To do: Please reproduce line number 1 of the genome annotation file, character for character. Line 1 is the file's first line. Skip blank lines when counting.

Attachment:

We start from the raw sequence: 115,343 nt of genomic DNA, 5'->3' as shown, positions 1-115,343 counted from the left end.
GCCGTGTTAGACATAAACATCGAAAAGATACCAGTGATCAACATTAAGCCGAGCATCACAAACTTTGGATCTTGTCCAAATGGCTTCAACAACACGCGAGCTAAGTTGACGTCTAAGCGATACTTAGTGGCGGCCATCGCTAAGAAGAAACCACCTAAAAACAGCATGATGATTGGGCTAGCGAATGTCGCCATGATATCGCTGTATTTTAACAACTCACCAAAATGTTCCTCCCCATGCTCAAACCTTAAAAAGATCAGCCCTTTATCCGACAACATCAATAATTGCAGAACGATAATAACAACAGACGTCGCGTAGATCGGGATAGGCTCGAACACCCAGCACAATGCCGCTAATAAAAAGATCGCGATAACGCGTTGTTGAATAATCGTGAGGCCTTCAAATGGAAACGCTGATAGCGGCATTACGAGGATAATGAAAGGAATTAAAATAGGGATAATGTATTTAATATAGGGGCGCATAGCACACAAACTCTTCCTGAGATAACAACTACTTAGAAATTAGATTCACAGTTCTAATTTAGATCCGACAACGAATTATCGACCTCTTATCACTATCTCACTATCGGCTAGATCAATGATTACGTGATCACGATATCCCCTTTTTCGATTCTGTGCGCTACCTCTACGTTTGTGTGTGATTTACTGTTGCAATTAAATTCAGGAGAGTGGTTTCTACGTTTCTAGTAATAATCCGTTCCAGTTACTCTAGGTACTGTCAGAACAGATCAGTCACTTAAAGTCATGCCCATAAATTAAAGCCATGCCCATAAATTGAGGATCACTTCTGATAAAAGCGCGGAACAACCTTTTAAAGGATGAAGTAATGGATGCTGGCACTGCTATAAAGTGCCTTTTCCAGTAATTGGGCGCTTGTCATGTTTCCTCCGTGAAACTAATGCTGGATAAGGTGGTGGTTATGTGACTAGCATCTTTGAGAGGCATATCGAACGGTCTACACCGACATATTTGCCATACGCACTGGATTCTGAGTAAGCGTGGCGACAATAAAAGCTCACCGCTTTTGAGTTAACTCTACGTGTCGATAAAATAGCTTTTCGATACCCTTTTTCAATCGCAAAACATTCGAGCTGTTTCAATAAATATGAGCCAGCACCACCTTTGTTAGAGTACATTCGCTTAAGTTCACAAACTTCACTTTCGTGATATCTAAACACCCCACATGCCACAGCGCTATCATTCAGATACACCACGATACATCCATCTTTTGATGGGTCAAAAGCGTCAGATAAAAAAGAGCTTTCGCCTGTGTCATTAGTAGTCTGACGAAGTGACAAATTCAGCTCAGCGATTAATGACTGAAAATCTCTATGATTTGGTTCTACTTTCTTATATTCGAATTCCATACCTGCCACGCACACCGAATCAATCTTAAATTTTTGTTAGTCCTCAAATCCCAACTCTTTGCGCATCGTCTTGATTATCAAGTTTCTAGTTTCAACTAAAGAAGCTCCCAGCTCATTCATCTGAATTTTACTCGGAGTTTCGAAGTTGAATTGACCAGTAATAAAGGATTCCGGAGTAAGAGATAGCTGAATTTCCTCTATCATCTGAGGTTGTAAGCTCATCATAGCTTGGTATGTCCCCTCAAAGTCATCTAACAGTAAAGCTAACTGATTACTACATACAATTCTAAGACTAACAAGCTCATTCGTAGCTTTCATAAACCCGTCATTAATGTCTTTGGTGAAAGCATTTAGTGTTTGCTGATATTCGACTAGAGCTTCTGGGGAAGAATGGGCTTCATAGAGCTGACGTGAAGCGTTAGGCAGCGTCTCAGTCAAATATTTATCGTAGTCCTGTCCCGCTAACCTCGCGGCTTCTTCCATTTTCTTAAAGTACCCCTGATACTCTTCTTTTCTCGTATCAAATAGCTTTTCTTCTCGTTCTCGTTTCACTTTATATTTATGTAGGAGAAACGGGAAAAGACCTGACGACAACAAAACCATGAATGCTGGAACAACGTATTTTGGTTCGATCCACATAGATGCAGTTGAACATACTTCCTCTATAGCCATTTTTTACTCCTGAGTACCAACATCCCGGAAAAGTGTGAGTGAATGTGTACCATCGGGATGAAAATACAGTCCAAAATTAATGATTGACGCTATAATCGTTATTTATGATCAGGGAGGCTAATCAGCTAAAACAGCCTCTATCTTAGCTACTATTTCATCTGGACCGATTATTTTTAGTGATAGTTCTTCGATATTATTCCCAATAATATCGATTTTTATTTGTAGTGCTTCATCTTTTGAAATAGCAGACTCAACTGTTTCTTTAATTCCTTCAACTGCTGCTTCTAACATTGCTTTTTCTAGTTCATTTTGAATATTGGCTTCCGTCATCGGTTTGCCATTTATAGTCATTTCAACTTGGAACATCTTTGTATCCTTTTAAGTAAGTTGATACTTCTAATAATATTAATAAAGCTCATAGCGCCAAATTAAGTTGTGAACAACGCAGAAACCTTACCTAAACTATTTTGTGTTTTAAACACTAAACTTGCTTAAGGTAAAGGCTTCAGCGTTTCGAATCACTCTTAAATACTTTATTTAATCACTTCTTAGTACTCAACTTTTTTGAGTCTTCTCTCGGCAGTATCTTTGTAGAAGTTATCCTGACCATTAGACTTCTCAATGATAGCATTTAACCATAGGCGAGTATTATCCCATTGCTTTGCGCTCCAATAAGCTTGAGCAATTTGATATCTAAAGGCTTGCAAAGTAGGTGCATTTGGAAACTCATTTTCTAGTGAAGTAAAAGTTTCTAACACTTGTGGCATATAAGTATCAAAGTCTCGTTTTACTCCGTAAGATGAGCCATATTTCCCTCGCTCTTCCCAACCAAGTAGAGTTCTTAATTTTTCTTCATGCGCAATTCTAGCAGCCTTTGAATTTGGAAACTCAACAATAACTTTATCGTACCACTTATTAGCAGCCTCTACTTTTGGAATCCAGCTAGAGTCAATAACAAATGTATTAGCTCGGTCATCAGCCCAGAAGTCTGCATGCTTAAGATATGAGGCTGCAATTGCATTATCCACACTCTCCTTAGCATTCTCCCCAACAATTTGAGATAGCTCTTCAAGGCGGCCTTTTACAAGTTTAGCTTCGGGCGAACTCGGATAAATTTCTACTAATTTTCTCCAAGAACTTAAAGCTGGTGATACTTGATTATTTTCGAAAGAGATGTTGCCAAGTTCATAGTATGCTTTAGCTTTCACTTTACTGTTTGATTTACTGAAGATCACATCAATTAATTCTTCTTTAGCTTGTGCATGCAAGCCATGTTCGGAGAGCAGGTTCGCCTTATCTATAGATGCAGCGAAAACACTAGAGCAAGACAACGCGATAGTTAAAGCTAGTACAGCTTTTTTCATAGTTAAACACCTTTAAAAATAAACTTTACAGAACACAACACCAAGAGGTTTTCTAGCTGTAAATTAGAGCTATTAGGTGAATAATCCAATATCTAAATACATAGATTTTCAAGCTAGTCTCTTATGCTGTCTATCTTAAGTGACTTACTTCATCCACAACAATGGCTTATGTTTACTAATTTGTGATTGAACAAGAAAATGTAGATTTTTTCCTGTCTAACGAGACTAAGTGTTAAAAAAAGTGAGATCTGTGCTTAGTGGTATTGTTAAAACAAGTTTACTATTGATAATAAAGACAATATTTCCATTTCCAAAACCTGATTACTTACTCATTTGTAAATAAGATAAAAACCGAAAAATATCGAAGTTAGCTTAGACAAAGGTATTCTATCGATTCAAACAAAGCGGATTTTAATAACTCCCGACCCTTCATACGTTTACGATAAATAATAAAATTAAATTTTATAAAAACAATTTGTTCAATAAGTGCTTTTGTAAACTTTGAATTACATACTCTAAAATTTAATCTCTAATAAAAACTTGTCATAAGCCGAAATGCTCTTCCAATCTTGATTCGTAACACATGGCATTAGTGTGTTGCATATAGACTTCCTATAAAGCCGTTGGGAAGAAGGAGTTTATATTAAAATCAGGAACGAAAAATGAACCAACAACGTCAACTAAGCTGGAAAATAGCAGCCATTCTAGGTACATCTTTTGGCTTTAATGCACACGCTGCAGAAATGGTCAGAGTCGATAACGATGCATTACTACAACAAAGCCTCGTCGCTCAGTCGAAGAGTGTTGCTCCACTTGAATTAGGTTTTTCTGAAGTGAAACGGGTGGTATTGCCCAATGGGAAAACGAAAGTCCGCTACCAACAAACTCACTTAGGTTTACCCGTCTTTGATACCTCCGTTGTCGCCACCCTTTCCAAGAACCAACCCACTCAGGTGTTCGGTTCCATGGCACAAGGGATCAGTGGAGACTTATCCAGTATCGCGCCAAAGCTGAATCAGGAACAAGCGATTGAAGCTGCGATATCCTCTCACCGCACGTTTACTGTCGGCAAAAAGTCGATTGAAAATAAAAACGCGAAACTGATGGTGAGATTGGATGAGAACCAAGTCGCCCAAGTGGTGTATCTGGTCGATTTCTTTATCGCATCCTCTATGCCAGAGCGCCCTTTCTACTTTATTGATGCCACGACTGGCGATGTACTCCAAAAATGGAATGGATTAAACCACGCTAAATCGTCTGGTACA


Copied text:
We start from the raw sequence: 115,343 nt of genomic DNA, 5'->3' as shown, positions 1-115,343 counted from the left end.